When someone has a substance use disorder (SUD), it is not uncommon for them to have a co-occurring mental health disorder. They might even have more than one. These may include post-traumatic stress disorder (PTSD), obsessive-compulsive disorder (OCD), or bipolar disorder.
Having SUD and another mental health disorder is like trying to unwind a never-ending ball of string. It’s sometimes impossible to tell which disorder came first. Even if one disorder developed first, it may not have caused the other. There are often root causes that contribute to the development of each disorder. Once each disorder develops, however, they usually exacerbate each other.
SUD and Co-occurring Disorders Are Brain Diseases
Addiction changes brain function, which can leave the person more susceptible to developing a mental health disorder. A mental health disorder can also change the brain, making the person prone to addiction. Someone with a mental health disorder may turn to drugs or alcohol in an attempt to quell their anxiety. This form of self-medicating can be dangerous and addictive.
The highest risk factors for having a SUD and a co-occurring mental health disorder are genetics, stress, and trauma. This is a complicated, precarious, physiological, and psychological condition. In essence, it’s a house of cards. When a brain is so jumbled with misfiring signals and altered chemistry, the person can’t think clearly.
What to Do if Your Loved One Has an Addiction and a Co-occurring Mental Health Disorder
A person struggling with addiction and a co-occurring mental health disorder is walking a treacherous line. Both issues need to be treated at the same time. The best thing you can do is reach out to a mental health professional for help. The staff at A New Hope Recovery is fully accredited and licensed in treating this type of health condition.
The first step will be to have your loved one evaluated by a professional. In addition, the professional should interview you and your family. They need to gather this information to formulate a treatment plan. Your loved one’s health history and life experiences are important to review.
A Loved One’s Impaired Mental Health Affects the Whole Family
When a family member is physically ill, the family should understand that they need help and want to take care of them. Unfortunately, the same can’t always be said for addiction and mental health disorders. Addiction alone is complicated to understand. Combining that with another mental health disorder further clouds an already confusing circumstance.
Each co-occurring disorder carries its own set of symptoms which are too numerous to list here. Many symptoms overlap in how they present. It will help you and the therapist to keep a log of your loved one’s abnormal behaviors. Additionally, take note of any changes in personality and/or temperament.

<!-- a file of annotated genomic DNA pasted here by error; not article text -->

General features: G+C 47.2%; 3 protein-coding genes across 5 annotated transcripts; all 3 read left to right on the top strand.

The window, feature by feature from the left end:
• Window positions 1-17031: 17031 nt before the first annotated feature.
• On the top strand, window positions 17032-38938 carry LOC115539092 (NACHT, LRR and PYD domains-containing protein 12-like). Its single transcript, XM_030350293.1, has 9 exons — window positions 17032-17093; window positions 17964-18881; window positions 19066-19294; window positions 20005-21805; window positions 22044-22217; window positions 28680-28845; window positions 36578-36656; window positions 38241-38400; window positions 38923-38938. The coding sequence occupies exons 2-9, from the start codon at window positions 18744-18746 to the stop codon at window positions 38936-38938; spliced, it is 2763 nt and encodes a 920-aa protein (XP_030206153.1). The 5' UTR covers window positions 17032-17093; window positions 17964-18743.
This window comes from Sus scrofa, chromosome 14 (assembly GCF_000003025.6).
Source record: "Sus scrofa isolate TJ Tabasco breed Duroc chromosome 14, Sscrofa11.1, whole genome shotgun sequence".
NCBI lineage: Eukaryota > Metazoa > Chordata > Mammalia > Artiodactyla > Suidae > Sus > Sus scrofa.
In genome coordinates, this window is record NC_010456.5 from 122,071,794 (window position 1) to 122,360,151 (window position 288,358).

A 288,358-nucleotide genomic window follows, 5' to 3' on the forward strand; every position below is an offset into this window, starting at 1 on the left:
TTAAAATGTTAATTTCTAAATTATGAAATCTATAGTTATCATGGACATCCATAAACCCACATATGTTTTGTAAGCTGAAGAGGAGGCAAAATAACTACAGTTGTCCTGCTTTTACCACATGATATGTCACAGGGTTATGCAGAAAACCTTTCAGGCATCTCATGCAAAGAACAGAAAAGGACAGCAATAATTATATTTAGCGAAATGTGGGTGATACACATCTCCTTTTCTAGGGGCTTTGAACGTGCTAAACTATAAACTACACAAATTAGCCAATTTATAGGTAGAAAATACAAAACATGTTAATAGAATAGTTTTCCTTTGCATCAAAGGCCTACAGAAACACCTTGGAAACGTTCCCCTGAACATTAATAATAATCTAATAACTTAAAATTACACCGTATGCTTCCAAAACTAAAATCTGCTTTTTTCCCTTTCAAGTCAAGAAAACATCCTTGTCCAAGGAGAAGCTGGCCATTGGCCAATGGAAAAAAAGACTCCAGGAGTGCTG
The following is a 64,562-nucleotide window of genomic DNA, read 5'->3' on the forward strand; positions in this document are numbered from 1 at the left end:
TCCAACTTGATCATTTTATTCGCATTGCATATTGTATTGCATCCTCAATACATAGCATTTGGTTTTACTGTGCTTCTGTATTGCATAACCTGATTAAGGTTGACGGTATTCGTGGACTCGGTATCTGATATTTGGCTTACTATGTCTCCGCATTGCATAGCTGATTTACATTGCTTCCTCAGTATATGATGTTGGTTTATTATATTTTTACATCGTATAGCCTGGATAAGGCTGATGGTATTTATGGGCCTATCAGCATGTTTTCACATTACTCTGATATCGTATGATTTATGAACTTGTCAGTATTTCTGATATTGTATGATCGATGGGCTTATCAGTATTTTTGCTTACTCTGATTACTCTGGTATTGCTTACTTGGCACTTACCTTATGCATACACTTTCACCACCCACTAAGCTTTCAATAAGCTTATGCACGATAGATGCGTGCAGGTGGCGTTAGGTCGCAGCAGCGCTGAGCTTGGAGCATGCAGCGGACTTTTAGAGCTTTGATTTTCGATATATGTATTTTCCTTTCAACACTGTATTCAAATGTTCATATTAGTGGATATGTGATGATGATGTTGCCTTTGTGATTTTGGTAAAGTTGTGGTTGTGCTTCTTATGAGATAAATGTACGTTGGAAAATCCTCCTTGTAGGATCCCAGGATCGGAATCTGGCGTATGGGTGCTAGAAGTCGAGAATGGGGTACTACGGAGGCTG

An Intervention May Be the Key to Unlocking the Root Cause of Your Loved One’s Co-occurring Disorders
The inherent problem when someone has co-occurring disorders is their inability to recognize that they’re ill. This can be centered around their diseased brain. How can a person who isn’t thinking rationally be expected to confront their dual diagnosis? This is when an intervention can help unlock what’s buried deep inside their psyche.
A New Hope Recovery specializes in orchestrating and conducting interventions. They have a high success rate and consider an intervention to be a loving, caring, and life-saving act. Their evidenced-based, four-step model utilizes a family-centric approach to uncover the co-occurring disorder’s root cause. Upon your first call to them, they can mobilize and facilitate an intervention within 48 hours.
The Entire Family Needs Treatment and Healing
The afflicted person is not the only one struggling. Their erratic and bewildering behavior can play havoc with family stability and routines. Suddenly, everyone is focusing on this person. Everything starts to revolve around that person. This is not healthy for anyone.
Becoming so entrenched in this toxic relationship is detrimental to the family unit. A New Hope Recovery is experienced at providing family counseling and therapy. They have decades of experience in the mental health field.
A Professional Intervention Has Many Benefits
How long have you and your family been trying to deal with your impaired loved one? You’ve probably spent countless hours attempting to reason with them to quit their addiction. While you’re aware that they’ve been behaving strangely, you’ve probably dismissed it. The ongoing stress is taking its toll on everyone, and you’ve decided that you need help.
During your first conversation with A New Hope Recovery’s interventionist, you’ll probably feel the pressure lifting from your shoulders. There’s comfort in knowing that a trained professional is at the helm, taking care of your family. Relief comes when you know that a resolution can be found. There is hope!
When a family is energy-depleted and lost, a third party can help family members communicate, reconcile, and begin to work together again. While the interventionist is compassionate and caring, they also remain impartial and objective. This allows them to mediate all conversations, even when emotions run high.
Dealing with a loved one who has an addiction is challenging. If they have a co-occurring mental health disorder, the challenges become even greater. It’s vital to get help as soon as possible. At A New Hope Recovery, we are trained in how to help the person with SUD and their family as well. Our high success rate reflects our exceptional standards for care. Our staff performs professional evaluations, interventions, and referrals to treatment centers across the country. We are compassionate, professional, caring, and supportive. When you contact us, we can answer all your questions and help allay your concerns and fears. For more information about our services, call us at (407) 501-8490.